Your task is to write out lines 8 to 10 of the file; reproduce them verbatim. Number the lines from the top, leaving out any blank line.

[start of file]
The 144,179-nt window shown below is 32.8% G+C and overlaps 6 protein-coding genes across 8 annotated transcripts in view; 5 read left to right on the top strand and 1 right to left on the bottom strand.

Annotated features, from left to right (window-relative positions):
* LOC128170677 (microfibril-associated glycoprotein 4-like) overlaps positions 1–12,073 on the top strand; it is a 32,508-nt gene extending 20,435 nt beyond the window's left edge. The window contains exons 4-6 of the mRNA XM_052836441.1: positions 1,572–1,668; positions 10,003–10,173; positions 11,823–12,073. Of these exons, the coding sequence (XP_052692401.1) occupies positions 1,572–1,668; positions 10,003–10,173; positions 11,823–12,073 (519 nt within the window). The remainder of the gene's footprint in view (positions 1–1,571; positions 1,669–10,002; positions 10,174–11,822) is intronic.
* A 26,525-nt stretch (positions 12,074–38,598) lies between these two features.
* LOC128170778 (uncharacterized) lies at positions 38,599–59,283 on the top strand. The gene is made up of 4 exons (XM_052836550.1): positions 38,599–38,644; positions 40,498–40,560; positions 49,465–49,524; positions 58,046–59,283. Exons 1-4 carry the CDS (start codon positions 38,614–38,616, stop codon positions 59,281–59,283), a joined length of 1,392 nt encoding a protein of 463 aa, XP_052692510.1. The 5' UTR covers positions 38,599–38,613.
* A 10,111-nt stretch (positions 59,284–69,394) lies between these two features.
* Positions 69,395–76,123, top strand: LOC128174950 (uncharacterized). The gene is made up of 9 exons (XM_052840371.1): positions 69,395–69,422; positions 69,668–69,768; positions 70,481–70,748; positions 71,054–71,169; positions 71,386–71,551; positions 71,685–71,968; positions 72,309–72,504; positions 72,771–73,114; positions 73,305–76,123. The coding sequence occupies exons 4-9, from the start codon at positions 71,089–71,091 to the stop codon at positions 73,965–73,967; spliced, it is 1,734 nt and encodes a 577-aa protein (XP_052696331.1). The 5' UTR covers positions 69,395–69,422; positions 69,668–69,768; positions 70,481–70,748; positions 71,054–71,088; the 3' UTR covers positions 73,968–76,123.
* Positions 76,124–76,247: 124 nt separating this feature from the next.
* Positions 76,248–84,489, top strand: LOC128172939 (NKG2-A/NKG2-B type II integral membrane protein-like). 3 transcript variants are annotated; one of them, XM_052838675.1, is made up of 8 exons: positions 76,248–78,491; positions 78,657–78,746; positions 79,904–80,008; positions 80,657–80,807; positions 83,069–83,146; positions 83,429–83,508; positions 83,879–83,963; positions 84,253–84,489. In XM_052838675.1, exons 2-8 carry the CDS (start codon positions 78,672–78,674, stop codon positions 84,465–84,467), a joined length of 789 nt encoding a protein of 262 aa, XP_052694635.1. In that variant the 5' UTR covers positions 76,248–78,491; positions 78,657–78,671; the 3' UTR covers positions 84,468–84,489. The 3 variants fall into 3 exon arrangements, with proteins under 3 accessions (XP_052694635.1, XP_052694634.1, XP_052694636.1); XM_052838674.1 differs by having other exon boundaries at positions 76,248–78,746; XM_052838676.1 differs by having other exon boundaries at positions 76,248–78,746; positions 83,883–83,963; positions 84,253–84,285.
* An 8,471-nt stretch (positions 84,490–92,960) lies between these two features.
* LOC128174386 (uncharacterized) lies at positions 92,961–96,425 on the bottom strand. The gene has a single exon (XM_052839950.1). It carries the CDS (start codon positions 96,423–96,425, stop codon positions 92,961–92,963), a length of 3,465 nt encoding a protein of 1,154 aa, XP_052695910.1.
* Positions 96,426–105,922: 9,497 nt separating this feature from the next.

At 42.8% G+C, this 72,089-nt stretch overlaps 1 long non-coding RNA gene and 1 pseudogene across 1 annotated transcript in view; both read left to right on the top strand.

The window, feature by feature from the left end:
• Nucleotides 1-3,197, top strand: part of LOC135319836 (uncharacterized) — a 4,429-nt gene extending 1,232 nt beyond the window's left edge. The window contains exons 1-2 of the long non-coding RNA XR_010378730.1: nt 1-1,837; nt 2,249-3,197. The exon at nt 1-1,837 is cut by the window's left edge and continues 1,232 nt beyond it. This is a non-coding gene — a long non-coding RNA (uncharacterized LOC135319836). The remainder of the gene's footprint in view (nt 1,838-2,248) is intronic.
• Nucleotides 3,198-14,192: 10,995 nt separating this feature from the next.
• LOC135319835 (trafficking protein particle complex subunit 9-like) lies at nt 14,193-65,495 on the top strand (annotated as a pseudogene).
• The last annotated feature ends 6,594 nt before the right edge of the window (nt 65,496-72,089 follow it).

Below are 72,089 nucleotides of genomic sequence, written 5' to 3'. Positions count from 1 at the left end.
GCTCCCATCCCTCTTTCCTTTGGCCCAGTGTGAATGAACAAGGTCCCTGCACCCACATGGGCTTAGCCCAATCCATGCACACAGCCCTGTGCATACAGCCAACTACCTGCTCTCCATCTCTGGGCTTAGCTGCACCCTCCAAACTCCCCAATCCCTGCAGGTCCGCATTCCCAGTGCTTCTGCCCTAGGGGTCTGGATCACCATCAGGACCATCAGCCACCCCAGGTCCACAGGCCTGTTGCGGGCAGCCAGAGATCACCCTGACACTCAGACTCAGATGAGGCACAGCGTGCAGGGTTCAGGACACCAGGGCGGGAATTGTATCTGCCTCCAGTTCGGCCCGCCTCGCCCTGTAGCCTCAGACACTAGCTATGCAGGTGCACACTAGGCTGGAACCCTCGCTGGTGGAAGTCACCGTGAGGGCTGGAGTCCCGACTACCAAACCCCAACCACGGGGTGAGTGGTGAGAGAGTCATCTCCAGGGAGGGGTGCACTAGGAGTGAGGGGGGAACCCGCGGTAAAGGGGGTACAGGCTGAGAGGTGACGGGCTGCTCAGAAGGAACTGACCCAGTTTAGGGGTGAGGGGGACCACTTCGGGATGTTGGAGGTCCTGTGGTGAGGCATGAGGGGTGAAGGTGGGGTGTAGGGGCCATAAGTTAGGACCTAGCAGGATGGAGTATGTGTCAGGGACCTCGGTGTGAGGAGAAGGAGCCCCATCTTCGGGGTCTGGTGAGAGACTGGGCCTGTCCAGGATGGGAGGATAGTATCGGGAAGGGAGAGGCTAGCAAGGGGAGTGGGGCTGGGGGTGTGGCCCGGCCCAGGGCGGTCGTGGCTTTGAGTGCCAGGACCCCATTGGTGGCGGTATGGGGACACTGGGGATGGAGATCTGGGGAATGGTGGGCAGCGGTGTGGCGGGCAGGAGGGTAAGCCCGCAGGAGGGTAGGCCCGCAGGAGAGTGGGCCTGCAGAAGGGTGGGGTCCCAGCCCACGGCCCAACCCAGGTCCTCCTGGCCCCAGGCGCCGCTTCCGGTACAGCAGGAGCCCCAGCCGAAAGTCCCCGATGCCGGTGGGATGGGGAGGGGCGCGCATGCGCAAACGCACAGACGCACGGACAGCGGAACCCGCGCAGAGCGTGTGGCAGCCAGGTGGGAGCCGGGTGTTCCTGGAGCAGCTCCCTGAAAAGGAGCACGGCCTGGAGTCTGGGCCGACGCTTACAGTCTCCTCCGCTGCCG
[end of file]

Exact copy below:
* Positions 76,124–76,247: 124 nt separating this feature from the next.
* Positions 76,248–84,489, top strand: LOC128172939 (NKG2-A/NKG2-B type II integral membrane protein-like). 3 transcript variants are annotated; one of them, XM_052838675.1, is made up of 8 exons: positions 76,248–78,491; positions 78,657–78,746; positions 79,904–80,008; positions 80,657–80,807; positions 83,069–83,146; positions 83,429–83,508; positions 83,879–83,963; positions 84,253–84,489. In XM_052838675.1, exons 2-8 carry the CDS (start codon positions 78,672–78,674, stop codon positions 84,465–84,467), a joined length of 789 nt encoding a protein of 262 aa, XP_052694635.1. In that variant the 5' UTR covers positions 76,248–78,491; positions 78,657–78,671; the 3' UTR covers positions 84,468–84,489. The 3 variants fall into 3 exon arrangements, with proteins under 3 accessions (XP_052694635.1, XP_052694634.1, XP_052694636.1); XM_052838674.1 differs by having other exon boundaries at positions 76,248–78,746; XM_052838676.1 differs by having other exon boundaries at positions 76,248–78,746; positions 83,883–83,963; positions 84,253–84,285.
* An 8,471-nt stretch (positions 84,490–92,960) lies between these two features.